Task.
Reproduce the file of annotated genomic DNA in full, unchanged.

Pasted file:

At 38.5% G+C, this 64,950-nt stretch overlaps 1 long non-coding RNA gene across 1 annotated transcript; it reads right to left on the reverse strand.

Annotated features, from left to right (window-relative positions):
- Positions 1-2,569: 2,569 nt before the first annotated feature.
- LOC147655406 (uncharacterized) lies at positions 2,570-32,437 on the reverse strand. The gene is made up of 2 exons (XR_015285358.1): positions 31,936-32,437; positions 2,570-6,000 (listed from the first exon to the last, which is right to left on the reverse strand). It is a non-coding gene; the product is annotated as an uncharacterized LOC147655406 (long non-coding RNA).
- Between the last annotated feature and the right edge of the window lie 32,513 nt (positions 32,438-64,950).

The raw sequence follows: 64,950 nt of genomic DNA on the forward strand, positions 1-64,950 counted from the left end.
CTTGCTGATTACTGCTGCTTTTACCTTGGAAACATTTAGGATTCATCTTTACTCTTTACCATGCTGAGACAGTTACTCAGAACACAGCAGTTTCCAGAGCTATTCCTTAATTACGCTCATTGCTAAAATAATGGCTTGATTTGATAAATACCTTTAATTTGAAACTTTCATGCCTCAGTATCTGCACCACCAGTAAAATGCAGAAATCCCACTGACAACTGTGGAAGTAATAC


At 38.5% G+C, this 64,950-nt stretch overlaps 1 long non-coding RNA gene across 1 annotated transcript; it reads right to left on the reverse strand.

Annotated features, from left to right (window-relative positions):
- Positions 1-2,569: 2,569 nt before the first annotated feature.
- LOC147655406 (uncharacterized) lies at positions 2,570-32,437 on the reverse strand. The gene is made up of 2 exons (XR_015285358.1): positions 31,936-32,437; positions 2,570-6,000 (listed from the first exon to the last, which is right to left on the reverse strand). It is a non-coding gene; the product is annotated as an uncharacterized LOC147655406 (long non-coding RNA).
- Between the last annotated feature and the right edge of the window lie 32,513 nt (positions 32,438-64,950).

The raw sequence follows: 64,950 nt of genomic DNA on the forward strand, positions 1-64,950 counted from the left end.
CTTGCTGATTACTGCTGCTTTTACCTTGGAAACATTTAGGATTCATCTTTACTCTTTACCATGCTGAGACAGTTACTCAGAACACAGCAGTTTCCAGAGCTATTCCTTAATTACGCTCATTGCTAAAATAATGGCTTGATTTGATAAATACCTTTAATTTGAAACTTTCATGCCTCAGTATCTGCACCACCAGTAAAATGCAGAAATCCCACTGACAACTGTGGAAGTAATAC